In order to preserve the wild game population and protect songbirds, predator control is undertaken by the gamekeeping team. In Austria, foxes, badgers, stoats and stone martens can be legally controlled but crows can only be controlled outside their breeding season, leaving songbirds highly vulnerable at the most important time. Max said: “We don’t wish to eradicate predators, just remove enough to relieve the pressure on threatened species. The problem with the kind of impractical restrictions we have is that they risk pushing land managers into the grey zone of lawbreaking. We are fortunate here because we can keep numbers in balance. Farms near urban areas have very few songbirds due to high numbers of crows. Farmers no longer control crows and foxes are no longer culled in forestry areas, which has doubled the number coming onto the estate. At the same time, apex predators have been released into the countryside. Sadly, this often ends with ecologists releasing captive-bred birds of prey, which are unfit to survive in the wild, into habitats that can’t sustain them. Policy on predators in Austria is not working.”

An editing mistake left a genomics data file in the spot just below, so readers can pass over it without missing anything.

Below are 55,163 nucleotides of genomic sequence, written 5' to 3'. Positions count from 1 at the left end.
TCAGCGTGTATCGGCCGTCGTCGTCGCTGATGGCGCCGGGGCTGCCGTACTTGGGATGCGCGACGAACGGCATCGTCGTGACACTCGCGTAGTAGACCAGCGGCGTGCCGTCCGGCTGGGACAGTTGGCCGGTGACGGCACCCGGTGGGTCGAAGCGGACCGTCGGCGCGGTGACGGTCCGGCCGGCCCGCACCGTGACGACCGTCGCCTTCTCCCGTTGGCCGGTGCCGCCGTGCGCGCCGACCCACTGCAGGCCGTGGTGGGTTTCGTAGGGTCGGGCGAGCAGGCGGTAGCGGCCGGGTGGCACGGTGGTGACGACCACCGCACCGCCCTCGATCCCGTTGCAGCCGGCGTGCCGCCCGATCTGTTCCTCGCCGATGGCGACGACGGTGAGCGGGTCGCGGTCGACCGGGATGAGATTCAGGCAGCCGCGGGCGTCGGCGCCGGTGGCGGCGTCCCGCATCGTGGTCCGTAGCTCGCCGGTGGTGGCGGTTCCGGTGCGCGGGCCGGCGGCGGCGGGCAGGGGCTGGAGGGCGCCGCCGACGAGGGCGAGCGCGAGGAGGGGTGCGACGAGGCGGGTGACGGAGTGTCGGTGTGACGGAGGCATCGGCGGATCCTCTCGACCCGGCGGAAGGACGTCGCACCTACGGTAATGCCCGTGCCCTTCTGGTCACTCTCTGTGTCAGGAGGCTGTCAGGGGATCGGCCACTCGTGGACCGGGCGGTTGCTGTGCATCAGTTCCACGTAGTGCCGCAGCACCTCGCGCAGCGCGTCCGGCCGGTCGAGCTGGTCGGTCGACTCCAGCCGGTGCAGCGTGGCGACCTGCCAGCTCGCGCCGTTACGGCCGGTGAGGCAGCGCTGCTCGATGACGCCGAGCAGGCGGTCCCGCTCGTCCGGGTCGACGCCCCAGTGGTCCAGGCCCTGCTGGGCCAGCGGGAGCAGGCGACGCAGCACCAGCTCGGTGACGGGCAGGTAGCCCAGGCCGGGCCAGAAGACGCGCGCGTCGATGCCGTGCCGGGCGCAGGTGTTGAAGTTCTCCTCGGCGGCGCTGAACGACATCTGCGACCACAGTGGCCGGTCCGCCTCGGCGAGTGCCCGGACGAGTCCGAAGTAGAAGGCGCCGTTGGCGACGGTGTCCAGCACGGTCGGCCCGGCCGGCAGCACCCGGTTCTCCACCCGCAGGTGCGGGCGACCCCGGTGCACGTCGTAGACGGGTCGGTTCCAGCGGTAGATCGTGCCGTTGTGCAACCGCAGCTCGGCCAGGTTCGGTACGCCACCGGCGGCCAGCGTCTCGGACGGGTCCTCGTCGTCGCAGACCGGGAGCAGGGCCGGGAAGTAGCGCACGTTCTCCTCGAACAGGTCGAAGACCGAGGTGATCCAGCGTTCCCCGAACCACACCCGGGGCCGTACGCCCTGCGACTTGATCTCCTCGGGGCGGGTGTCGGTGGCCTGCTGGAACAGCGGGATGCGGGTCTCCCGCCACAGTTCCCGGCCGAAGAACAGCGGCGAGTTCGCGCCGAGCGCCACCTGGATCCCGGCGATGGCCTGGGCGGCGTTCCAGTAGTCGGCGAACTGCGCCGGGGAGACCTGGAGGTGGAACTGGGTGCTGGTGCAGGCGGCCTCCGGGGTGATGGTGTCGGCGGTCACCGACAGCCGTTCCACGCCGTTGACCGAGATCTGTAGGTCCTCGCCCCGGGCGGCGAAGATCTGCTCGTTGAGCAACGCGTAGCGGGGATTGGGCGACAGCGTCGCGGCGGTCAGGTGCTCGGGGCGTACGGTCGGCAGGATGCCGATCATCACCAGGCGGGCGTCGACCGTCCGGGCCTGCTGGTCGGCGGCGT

Looking ahead, Max intends to increase wildlife monitoring at Seefeld, especially of songbird and insect abundance. He would like to see all agri-environment schemes include an annual biodiversity report detailing species on the ground and assessing the conservation work carried out. The level of payment awarded would depend on the quality of the habitat and abundance and range of biodiversity. He said: “I think this would motivate people to be more ambitious and go for an ‘A grade’ next time. Once the politicians decide what they want to achieve, they should leave it to the practitioners to deliver it. Farmer Clusters under the guidance of an expert advisor/facilitator would be essential in this, then we’d all be happy campers.”